AI-driven research means BRIGHTer future for breast cancer patients
October is Research Awareness Month at Hamilton Health Sciences (HHS) and Breast Cancer Awareness Month across the country. With this in mind, we can’t think of a better time to shine the ‘research spotlight’ on computer engineer and data scientist Dr. Ashirbani Saha, BRIGHT Run’s inaugural Breast Cancer Learning Health System Chair.
BRIGHT Run is a fundraising event held each September in support of breast cancer research at HHS Juravinski Cancer Centre (JCC), McMaster University and the Escarpment Cancer Research Institute.
To date, BRIGHT Run has raised $5.5 million in support of local breast cancer research, with funds supporting research projects including this permanent chair position established by BRIGHT Run in 2021 in partnership with McMaster.
Inaugural BRIGHT Run chair
Saha has a PhD in electrical and computer engineering and recently became a senior member of the Institute of Electrical and Electronics Engineers (IEEE).
An expert in the use of AI research, her role as chair focusses on advanced analytics in breast cancer to help health-care providers in their work improving patient care and outcomes.
“Positive AI breakthroughs are happening faster than ever.”
Saha uses a wealth of patient and health-care provider data available through HHS and McMaster University, such as digital photos, imaging from scans, test reports, clinical notes and patient demographics, and applies specifically designed AI-based software to organize and analyze this data.
“The amount of data generated from breast cancer patients at JCC is rich in quantity, content and diversity,” says Saha. “For example, a patient treated at JCC provides invaluable information based on their diagnosis and care. All this has the potential to generate and answer research-related questions, which, in turn, helps shape the future of breast cancer treatment.”
Looking at the whole picture through AI
Saha’s research allows her to see a broader spectrum of data and literature for breast cancer patients, from prevention and cancer screening tests like mammograms to diagnosis, treatment, recovery and survivorship or end of life.
“This provides a lot of insights on what can be done to improve people’s quality of life and survivorship,” she says. “It’s like we’re looking at an elephant, rather than just its ear or leg. Thanks to information made available through the advances of AI and dedicated research groups, we’re looking through a much larger lens rather than at segments of data as this information becomes available.”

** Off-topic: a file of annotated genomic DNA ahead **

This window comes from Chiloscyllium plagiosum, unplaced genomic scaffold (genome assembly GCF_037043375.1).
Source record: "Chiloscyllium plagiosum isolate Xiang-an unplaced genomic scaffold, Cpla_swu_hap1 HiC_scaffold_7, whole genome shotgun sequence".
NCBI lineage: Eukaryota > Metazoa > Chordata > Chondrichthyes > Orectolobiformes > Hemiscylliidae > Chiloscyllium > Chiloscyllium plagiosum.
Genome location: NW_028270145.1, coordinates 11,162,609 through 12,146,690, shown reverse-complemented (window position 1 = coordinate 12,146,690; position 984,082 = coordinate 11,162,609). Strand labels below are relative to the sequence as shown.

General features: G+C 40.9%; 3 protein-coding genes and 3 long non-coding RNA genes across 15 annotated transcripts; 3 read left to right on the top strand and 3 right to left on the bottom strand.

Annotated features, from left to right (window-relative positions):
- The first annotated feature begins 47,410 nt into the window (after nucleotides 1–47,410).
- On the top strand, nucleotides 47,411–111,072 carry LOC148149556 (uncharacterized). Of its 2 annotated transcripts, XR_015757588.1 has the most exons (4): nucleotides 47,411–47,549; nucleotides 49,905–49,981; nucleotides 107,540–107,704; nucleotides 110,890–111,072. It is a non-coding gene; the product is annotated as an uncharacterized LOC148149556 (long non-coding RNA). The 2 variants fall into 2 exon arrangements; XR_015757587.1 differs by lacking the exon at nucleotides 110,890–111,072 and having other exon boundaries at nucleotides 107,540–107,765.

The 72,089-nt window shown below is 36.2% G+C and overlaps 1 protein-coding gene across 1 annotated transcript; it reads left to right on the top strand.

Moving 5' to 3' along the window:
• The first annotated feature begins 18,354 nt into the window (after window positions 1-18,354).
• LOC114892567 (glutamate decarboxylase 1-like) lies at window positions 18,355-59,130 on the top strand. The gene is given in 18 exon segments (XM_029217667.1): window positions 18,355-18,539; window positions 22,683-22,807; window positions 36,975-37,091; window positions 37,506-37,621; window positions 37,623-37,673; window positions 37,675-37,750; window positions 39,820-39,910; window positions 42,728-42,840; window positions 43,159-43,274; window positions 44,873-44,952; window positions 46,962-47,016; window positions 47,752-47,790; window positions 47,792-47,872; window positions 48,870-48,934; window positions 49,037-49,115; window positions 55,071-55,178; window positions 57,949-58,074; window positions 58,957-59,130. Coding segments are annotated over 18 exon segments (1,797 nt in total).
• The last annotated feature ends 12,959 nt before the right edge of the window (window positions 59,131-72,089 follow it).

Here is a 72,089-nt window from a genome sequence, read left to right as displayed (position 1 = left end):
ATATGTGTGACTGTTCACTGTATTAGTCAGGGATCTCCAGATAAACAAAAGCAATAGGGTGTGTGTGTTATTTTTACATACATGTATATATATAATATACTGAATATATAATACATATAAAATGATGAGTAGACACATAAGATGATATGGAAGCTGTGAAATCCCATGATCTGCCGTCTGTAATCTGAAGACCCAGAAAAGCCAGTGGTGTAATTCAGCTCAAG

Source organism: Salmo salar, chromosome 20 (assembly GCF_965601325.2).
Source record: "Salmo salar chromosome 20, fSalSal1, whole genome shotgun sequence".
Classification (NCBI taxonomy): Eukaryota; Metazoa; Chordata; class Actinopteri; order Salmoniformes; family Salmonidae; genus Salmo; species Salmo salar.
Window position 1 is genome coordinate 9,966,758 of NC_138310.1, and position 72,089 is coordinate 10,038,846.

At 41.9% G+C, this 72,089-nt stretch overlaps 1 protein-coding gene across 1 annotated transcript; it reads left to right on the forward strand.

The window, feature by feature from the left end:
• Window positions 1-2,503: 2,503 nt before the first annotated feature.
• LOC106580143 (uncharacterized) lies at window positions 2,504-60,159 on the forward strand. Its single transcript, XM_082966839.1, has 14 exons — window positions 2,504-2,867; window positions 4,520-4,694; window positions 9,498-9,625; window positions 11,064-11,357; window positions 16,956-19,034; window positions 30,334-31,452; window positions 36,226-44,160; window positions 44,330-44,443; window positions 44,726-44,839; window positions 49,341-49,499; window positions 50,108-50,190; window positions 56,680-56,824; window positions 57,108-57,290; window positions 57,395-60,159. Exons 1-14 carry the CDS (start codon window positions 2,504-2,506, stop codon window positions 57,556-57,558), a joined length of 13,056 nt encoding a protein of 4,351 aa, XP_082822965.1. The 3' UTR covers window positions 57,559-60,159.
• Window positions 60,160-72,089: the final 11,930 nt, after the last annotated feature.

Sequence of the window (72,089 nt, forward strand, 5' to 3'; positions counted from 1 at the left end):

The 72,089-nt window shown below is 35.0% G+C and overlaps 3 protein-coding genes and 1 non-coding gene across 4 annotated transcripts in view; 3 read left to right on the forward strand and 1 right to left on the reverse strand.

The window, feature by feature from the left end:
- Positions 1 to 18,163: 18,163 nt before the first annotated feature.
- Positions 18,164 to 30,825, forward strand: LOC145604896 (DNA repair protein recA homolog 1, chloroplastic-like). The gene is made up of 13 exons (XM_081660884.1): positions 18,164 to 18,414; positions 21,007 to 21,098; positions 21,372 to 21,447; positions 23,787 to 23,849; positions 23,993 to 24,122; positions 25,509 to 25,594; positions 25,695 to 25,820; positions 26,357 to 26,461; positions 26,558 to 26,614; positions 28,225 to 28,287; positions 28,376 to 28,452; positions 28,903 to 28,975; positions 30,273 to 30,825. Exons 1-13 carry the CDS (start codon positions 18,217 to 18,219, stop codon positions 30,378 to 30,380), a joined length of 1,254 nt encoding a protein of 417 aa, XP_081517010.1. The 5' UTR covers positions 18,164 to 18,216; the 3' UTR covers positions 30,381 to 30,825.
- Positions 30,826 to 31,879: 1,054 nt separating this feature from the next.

Diverse expertise drives advancements
Highlights for Saha include working with experts from a variety of backgrounds, with diverse knowledge and experience.
For example, important sources of data Saha is exploring for information and insights include the learning health system for breast cancer, established by a multi-disciplinary team under the leadership of Dr. Jeremy Petch and Dr. Mark Levine. Petch has a PhD in philosophy specializing in health policy ethics and is the founding director of HHS CentRE for dAta science and digiTal hEalth (CREATE). Dr. Levine is a retired medical oncologist, renowned breast cancer researcher and a founding member of BRIGHT Run.
A scholarly report on building this data and analytics platform was recently published in JCO Clinical Cancer Informatics, an American Society of Clinical Oncology journal.
Saha also worked with Levi Burns, a McMaster University MD candidate and Dr. Ameya Kulkarni, an HHS radiologist, on reviewing AI applications using radiology reports for breast cancer.
Their work, recently published in the research journal Frontiers in Oncology, involved performing a scoping review of AI applications performed using breast cancer radiology reports. A scoping review is a preliminary assessment of the potential size and scope of available research literature in a specific area of study.
Radiological images involved in this review included mammograms, CT scans, PET scans, MRIs and digital breast tomosynthesis.
“AI, as we know, isn’t limited to any particular sector right now,” says Saha. “Instead, it’s evolving as a general purpose technology. As an engineer, I always look for applications and ways to improve them, so diverse expertise can help make application software even better.”
Understanding the potential
Saha encourages members of the health-care community, and the public, to be open to the huge potential AI presents for the future, including in health care.
“Positive AI breakthroughs are happening faster than ever,” she says. “Being in the right position, with the right data set and the right computing resources are important, which I’m getting from my network including my department and the HHS CREATE group.”